Help me know how much You love me.
He is not answering it the way I thought He might, but as funny as it sounds, I knew He wouldn't. I knew - when I began asking Him - that the answer to this prayer might shake me to the core. I kind of worried about what I might have to face up to.
I thought I'd share a bit of my journey - let's see if I can explain what a project I am.
Chapter 1 - The Rut (and Where it Leads)
I'm a rule-follower. An affirmation-seeking, performance-oriented, check-things-off-my-list kind of girl. I grew up without
I love you or I'm proud of who you are. I don't say that as an excuse or to elicit pity - it's just the way it was.
In the middle of junior high school, I discovered that the God I'd learned about in Sunday School was a personal God and that He wanted to be more than someone I prayed to on Sunday or if I needed something. He wanted to take His place at the center of my life - the Master. And I asked Him to come in. I started reading my Living Bible and underlining it with different colored Flair markers and I began getting to know God.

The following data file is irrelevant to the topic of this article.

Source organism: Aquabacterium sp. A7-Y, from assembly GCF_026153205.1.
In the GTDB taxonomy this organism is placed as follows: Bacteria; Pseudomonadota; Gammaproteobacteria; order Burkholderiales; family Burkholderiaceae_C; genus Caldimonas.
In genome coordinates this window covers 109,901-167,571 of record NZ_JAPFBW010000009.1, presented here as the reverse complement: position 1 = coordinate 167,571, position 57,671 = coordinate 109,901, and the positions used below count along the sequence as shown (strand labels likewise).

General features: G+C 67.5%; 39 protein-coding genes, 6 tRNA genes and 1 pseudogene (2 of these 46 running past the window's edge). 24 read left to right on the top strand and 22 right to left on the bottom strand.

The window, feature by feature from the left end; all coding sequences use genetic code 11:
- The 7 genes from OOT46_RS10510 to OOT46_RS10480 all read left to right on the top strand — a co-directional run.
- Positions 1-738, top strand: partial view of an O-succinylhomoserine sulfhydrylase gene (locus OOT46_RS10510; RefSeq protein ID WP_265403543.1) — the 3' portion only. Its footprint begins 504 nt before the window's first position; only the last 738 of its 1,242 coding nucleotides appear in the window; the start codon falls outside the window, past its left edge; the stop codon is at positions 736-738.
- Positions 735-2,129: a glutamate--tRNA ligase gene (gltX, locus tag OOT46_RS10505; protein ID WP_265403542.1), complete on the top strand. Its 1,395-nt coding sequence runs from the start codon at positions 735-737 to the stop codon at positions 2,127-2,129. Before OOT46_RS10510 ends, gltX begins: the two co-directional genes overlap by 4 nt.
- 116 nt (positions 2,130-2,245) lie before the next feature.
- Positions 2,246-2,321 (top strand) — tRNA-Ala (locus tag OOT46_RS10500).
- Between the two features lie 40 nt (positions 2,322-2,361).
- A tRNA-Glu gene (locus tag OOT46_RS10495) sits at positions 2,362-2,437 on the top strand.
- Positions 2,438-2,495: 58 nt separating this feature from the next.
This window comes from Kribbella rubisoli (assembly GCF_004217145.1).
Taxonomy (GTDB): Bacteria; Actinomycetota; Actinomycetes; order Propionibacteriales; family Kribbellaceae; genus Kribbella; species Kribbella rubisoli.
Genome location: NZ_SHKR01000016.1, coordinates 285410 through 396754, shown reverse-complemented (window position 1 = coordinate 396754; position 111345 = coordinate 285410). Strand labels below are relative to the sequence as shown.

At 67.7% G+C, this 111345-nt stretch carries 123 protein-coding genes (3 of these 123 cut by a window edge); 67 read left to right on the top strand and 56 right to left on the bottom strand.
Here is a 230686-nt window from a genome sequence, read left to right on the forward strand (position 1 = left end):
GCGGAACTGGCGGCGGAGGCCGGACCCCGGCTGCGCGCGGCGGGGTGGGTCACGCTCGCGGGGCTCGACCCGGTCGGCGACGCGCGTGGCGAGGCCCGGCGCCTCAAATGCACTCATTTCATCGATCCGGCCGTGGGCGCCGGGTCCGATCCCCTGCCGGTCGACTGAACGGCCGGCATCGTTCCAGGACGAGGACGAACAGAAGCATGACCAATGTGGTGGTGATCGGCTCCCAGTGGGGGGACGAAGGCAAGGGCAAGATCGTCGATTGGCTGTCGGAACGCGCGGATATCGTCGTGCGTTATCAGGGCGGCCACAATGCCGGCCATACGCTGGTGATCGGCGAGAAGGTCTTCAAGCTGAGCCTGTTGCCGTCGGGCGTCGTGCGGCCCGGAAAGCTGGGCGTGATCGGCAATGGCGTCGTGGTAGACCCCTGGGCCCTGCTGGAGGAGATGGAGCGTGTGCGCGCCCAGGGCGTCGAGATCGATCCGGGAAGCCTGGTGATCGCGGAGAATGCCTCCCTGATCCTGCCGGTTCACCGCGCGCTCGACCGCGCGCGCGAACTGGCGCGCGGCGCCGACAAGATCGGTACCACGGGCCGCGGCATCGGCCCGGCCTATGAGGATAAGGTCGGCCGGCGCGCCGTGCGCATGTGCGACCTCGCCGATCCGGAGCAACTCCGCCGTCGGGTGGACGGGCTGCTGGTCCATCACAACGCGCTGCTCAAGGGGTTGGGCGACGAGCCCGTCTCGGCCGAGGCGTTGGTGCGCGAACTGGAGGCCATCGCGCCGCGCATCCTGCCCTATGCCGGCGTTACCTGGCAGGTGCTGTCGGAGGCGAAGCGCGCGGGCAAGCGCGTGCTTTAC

But without realizing it, I was starting off my relationship with Him in the same way I approached the rest of my life: do these certain things and then you're good. Look around and be sure you look as good or better than everybody else. I had a very real desire to love Him and please Him - I was completely misguided in what that really meant. I was also very busy controlling as many outcomes as I could.
So I got good grades and didn't get in trouble. I never even toilet-papered anyone's house in high school because I was afraid of being caught. I crouched on the floor of the back seat if someone parked near a teacher's house to 'decorate' his yard on the way home from Young Life. One summer between high school and college, I stayed out until 4:00 am without calling home, talking in the car to my future husband. (I know - it's pretty shocking.) And I think the only reason I didn't get in trouble was that my parents were so surprised that I'd do something so uncharacteristically bad.
I stayed close to the top of my class in high school and college because I wanted to be one of the best. While I never heard it, I knew my dad was proud of my 'status.'
In the process of all of this 'achieving' and 'accomplishing,' there was a simmering rebellion growing on the inside. And an ugly seed of pride taking deep root in me. But as is usually the case with that particular condition, I didn't recognize it for what it was.
Click here to read chapter 2 and chapter 3 in this sad story.